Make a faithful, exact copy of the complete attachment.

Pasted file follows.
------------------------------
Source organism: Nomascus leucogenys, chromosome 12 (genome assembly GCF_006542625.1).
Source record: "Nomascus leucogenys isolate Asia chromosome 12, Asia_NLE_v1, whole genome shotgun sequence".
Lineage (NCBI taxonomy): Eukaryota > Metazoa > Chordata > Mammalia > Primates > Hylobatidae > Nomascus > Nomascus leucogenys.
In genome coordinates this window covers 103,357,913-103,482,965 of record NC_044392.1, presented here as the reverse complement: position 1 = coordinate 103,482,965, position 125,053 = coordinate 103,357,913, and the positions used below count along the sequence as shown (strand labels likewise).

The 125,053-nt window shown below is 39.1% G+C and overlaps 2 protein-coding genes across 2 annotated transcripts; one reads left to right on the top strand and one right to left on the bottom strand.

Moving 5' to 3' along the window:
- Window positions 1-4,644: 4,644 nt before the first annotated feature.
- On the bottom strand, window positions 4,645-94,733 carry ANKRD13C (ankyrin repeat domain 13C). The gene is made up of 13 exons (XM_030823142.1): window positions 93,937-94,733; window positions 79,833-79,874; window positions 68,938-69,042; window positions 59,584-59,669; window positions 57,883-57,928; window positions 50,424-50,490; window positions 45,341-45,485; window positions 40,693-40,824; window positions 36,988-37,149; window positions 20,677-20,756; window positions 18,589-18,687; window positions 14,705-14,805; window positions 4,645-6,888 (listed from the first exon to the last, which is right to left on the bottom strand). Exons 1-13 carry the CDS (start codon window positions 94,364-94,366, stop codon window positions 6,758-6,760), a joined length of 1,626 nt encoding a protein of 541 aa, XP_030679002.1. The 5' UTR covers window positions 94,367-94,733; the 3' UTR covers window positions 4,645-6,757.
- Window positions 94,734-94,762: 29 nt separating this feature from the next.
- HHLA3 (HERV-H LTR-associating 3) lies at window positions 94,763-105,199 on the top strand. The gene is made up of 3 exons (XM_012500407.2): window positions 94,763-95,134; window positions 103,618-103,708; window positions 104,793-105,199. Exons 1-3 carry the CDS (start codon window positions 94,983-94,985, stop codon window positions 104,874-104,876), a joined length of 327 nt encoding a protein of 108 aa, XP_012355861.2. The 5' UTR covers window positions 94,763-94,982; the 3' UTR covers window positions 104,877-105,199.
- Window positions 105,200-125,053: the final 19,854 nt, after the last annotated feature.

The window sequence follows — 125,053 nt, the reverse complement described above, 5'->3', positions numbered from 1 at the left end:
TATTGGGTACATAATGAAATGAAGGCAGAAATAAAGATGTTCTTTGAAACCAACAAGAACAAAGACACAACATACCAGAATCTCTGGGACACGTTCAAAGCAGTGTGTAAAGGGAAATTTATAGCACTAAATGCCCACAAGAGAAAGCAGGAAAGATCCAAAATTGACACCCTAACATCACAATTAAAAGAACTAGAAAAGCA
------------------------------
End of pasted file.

Source organism: Nomascus leucogenys, chromosome 12 (genome assembly GCF_006542625.1).
Source record: "Nomascus leucogenys isolate Asia chromosome 12, Asia_NLE_v1, whole genome shotgun sequence".
Lineage (NCBI taxonomy): Eukaryota > Metazoa > Chordata > Mammalia > Primates > Hylobatidae > Nomascus > Nomascus leucogenys.
In genome coordinates this window covers 103,357,913-103,482,965 of record NC_044392.1, presented here as the reverse complement: position 1 = coordinate 103,482,965, position 125,053 = coordinate 103,357,913, and the positions used below count along the sequence as shown (strand labels likewise).

The 125,053-nt window shown below is 39.1% G+C and overlaps 2 protein-coding genes across 2 annotated transcripts; one reads left to right on the top strand and one right to left on the bottom strand.

Moving 5' to 3' along the window:
- Window positions 1-4,644: 4,644 nt before the first annotated feature.
- On the bottom strand, window positions 4,645-94,733 carry ANKRD13C (ankyrin repeat domain 13C). The gene is made up of 13 exons (XM_030823142.1): window positions 93,937-94,733; window positions 79,833-79,874; window positions 68,938-69,042; window positions 59,584-59,669; window positions 57,883-57,928; window positions 50,424-50,490; window positions 45,341-45,485; window positions 40,693-40,824; window positions 36,988-37,149; window positions 20,677-20,756; window positions 18,589-18,687; window positions 14,705-14,805; window positions 4,645-6,888 (listed from the first exon to the last, which is right to left on the bottom strand). Exons 1-13 carry the CDS (start codon window positions 94,364-94,366, stop codon window positions 6,758-6,760), a joined length of 1,626 nt encoding a protein of 541 aa, XP_030679002.1. The 5' UTR covers window positions 94,367-94,733; the 3' UTR covers window positions 4,645-6,757.
- Window positions 94,734-94,762: 29 nt separating this feature from the next.
- HHLA3 (HERV-H LTR-associating 3) lies at window positions 94,763-105,199 on the top strand. The gene is made up of 3 exons (XM_012500407.2): window positions 94,763-95,134; window positions 103,618-103,708; window positions 104,793-105,199. Exons 1-3 carry the CDS (start codon window positions 94,983-94,985, stop codon window positions 104,874-104,876), a joined length of 327 nt encoding a protein of 108 aa, XP_012355861.2. The 5' UTR covers window positions 94,763-94,982; the 3' UTR covers window positions 104,877-105,199.
- Window positions 105,200-125,053: the final 19,854 nt, after the last annotated feature.

The window sequence follows — 125,053 nt, the reverse complement described above, 5'->3', positions numbered from 1 at the left end:
TATTGGGTACATAATGAAATGAAGGCAGAAATAAAGATGTTCTTTGAAACCAACAAGAACAAAGACACAACATACCAGAATCTCTGGGACACGTTCAAAGCAGTGTGTAAAGGGAAATTTATAGCACTAAATGCCCACAAGAGAAAGCAGGAAAGATCCAAAATTGACACCCTAACATCACAATTAAAAGAACTAGAAAAGCA